Zalando accused of misusing software to rank workers

A Zalando warehouse in Erfurt, Germany
Marc Tirl/DPA/PA Images

Online fashion retailer Zalando has been accused of using a performance management tool that ranks employees by how they evaluate each other.

German research body the Hans Boeckler Foundation released a study earlier this week claiming that Zonar software used by Europe’s biggest retailer had damaged the working environment.

It said: “In this case, it is not the customers who evaluate a product, but the employees themselves who evaluate each other. This increases the perception of a competitive situation among employees, which in turn creates pressure to perform, self-discipline and stress.”

The Foundation also claimed that the tool infringed workers’ privacy and did not lead to improved performance.

Zonar uses feedback from workers in Zalando’s Berlin offices to generate scores for each employee, ranking them as a low, good or top performer. The company uses the system to support its appraisal process, and – according to the Foundation – to influence pay and promotion decisions.

But Zalando has rejected the accusations, saying the data produced by Zonar is not representative as it covers just 10 interviews with employees, rather than the 5,000 that can take part in the Zonar process.

In a statement, the company said: “Zalando strongly objects to the results of the Hans Boeckler Foundation study on our performance and development tool, Zonar.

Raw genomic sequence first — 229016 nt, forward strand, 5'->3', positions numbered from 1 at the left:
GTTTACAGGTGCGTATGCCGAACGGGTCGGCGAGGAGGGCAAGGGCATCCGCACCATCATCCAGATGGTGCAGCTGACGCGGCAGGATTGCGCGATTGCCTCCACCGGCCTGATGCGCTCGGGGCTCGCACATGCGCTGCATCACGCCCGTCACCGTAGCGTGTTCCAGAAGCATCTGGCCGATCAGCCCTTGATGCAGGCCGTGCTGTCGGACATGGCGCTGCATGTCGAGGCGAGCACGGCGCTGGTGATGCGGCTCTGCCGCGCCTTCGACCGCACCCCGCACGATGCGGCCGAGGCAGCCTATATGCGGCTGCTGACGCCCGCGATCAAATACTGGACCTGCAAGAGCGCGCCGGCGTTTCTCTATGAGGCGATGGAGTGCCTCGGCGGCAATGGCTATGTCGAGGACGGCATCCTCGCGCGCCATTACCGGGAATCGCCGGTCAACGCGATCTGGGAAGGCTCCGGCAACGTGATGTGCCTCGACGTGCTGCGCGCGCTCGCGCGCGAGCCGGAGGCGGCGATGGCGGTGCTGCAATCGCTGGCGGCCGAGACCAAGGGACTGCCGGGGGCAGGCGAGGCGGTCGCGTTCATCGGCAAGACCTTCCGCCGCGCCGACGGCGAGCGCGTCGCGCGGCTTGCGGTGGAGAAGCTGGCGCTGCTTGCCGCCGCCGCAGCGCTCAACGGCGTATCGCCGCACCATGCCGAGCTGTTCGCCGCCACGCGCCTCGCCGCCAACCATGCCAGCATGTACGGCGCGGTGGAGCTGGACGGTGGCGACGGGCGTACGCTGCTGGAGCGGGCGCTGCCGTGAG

“The Boeckler study is based on only 10 interviews with Zalando employees and, according to the study leader, is ‘limited in scope, completeness and generalizability’. Zalando has a total of around 14,000 employees, of which 5,000 are eligible to take part in the Zonar process. The panel of participants on which the study is based represents merely 0.2 percent of that population. Therefore, this study is not representative.”

It also said that the study contained a number of “gross factual errors”, such as a claim that the implementation of the software had not been subject to consultation by employees and works councils, and that Zalando’s top management had dissolved its works councils. The Foundation’s research is closely aligned to the German trade union movement, leading Zalando to further accuse the researchers of a “lack of neutrality”.

Zalando added that “transparency and an open feedback culture is a daily reality”, and that it conducted voluntary employee satisfaction surveys four times a year. Its most recent survey found that 67% thought Zalando was a good employer.

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